rhetorical claim: the Supreme Court’s tolerance for race-based gerrymandering has caused political mischief and division, and led to paint-by-numbers racial-voting litigation. Race-based representation must be eliminated.
rhetorical effect: justifies the very outcome that it excoriates. The hideously prejudiced gerrymandered GOP districts that allocate House seats regardless of popular votes have created a huge imbalance in Congress, all done in the guise of racial blindness. The more the GOP calls for the end of race-based gerrymandering, the more race-based Congressional districts become.
shadowy radical groups
rhetorical claim: According to Bill O’Reilly, the sponsor boycott of the Laura Ingraham Show “is not some spontaneous uprising by companies. It is being directed by powerful, shadowy radical groups who want Laura Ingraham off the air.”
rhetorical effect: discredits the Parkland High students, making them out to be pawns of the Deep State. No one who opposes Trump can escape being branded as a Deep Stater, and all political opposition is said to come from this forever “shadowy” conspiracy.
artificially low poll numbers
rhetorical claim: Trump’s approval rating remains artificially low because of the constant fake media anti-Trump mania. The economy is doing too well to merit these poll numbers, so the numbers are fake. The media, with its relentless and intentional efforts to undermine the Trump administration, is actually reducing confidence in America itself and its political institutions. The negativity has reached such a crescendo that the stability of our democracy is under threat.
President Trump has his faults, yes, but the irresponsibility and lack of professionalism in our media knows no bounds. It is time to turn off the mainstream media and start over. Alternatively, it is time to reconsider our libel laws in order to hold the worst journalists accountable for their fabrications.
rhetorical effect: blaming the messenger for the message; creating a misleading rationale to cover up a political reality; deceptively citing economic recovery numbers that’s don’t yet exist, thus creating a new false fact and using a false analogy to make an illogical argument; making economic growth the sole yardstick of successful governing; creating a fake “deep media” conspiracy; By this logic, lower poll numbers simply mean that Trump is being so successful that the media has to up their attacks on him.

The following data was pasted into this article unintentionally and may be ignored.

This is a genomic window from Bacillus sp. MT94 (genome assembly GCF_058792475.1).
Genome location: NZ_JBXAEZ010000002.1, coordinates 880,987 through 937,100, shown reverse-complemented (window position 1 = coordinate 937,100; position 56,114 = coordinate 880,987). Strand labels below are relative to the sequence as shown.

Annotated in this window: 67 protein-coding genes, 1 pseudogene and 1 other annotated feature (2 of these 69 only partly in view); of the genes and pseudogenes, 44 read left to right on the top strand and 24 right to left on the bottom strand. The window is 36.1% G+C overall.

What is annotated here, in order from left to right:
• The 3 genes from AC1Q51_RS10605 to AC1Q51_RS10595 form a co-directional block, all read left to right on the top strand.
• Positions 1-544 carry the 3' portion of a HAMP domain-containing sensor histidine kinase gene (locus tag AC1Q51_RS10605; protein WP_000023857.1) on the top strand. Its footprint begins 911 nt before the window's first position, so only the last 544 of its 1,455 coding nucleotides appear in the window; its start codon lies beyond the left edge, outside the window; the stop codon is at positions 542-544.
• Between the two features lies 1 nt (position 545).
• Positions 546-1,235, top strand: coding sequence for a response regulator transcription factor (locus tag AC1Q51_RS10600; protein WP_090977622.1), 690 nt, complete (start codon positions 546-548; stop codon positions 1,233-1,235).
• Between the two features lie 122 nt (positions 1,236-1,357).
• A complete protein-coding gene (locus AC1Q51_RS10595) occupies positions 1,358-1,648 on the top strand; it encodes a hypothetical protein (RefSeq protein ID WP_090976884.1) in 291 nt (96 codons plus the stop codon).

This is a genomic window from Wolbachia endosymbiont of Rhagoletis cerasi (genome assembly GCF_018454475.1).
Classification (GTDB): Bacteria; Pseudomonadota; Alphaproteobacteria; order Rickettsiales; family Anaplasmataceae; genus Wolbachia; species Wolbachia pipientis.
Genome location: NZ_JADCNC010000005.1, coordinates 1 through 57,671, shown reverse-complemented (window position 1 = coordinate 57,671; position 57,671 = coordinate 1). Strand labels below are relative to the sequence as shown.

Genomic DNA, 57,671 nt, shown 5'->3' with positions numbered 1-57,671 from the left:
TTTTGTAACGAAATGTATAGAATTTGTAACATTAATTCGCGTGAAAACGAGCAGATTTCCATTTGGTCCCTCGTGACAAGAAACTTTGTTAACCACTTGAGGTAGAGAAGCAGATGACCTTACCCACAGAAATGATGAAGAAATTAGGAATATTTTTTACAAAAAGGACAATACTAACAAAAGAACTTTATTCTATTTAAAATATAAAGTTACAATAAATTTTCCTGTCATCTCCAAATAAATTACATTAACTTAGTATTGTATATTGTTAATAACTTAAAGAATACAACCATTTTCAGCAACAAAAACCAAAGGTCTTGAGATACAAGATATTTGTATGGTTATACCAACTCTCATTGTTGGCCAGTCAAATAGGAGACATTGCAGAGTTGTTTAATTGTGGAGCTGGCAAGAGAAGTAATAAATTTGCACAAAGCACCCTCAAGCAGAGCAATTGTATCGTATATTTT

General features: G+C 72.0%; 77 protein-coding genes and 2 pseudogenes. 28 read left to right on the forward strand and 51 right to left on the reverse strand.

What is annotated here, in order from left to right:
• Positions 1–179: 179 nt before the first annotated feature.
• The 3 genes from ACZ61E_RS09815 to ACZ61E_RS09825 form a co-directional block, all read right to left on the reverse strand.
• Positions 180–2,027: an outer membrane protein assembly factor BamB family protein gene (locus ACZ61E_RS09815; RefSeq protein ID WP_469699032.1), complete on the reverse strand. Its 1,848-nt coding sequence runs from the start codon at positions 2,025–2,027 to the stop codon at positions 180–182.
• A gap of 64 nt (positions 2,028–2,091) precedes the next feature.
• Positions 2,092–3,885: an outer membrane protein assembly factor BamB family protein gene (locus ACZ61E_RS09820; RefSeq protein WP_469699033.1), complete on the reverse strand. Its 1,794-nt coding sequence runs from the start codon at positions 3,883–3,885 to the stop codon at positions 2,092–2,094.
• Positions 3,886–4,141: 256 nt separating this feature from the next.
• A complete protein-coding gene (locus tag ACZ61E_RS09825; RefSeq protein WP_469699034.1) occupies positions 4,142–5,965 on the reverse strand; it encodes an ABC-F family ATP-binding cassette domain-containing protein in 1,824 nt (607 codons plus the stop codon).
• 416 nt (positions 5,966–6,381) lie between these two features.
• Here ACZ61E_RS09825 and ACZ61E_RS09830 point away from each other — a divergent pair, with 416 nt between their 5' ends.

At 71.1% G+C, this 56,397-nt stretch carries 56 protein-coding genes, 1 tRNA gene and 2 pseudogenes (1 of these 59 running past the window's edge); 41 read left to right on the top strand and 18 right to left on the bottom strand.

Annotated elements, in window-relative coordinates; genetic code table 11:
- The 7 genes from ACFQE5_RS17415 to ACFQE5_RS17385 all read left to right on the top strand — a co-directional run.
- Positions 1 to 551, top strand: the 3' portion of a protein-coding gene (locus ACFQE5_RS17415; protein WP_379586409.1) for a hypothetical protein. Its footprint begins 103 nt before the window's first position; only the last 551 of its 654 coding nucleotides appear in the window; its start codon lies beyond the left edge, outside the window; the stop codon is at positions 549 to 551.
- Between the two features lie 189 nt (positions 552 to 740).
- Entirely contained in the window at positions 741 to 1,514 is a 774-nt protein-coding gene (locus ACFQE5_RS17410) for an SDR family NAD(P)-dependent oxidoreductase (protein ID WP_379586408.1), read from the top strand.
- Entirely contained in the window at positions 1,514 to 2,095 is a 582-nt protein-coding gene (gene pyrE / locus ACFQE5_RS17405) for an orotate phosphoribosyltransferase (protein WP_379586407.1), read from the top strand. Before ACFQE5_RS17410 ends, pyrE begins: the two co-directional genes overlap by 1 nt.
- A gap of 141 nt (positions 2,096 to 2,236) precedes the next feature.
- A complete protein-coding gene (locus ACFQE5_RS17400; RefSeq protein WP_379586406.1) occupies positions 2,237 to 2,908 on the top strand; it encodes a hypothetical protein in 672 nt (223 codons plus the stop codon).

the permanent American revolution
rhetorical claim: Philosophically, Bolton fully shares President Trump’s foundational security policy principles that an administration’s first priorities are to defend America and secure her strategic national interests. This is not “America alone,” as some critics claim. Rather, it is the starting point of harmonizing the mutual strategic interests of America and her allies. These principles also guard against diminishing American sovereignty and preserve and promote America’s strategic interests by pursuing “peace through strength.” Clearly, President Trump and Bolton believe America is an exceptional nation; a force for moral good in the world; and, consequently, must be ever vigilant and prepared to defend herself.
rhetorical effect: rationale for American “white man’s burden” exceptionalism; automatically making critics of US foreign policy traitorous or at least un-American; leads to concept of Fortress America; seems to guarantee that the only “permanence” is American bullying, racism, militarism, and economic nationalism.
rhetorical claim: America has been subverted by globalists and multilateralists, and Trump’s MAGA is designed to stop these movements in their tracks and restore the concept of America First.
rhetorical effect: considered benign before the advent of Trumpism, these terms have become pariah words, toxic labels used to undercut political opponents. Being a “globalist” now seems as un-American as being a socialist, and US foreign policy is quite literally one-sided.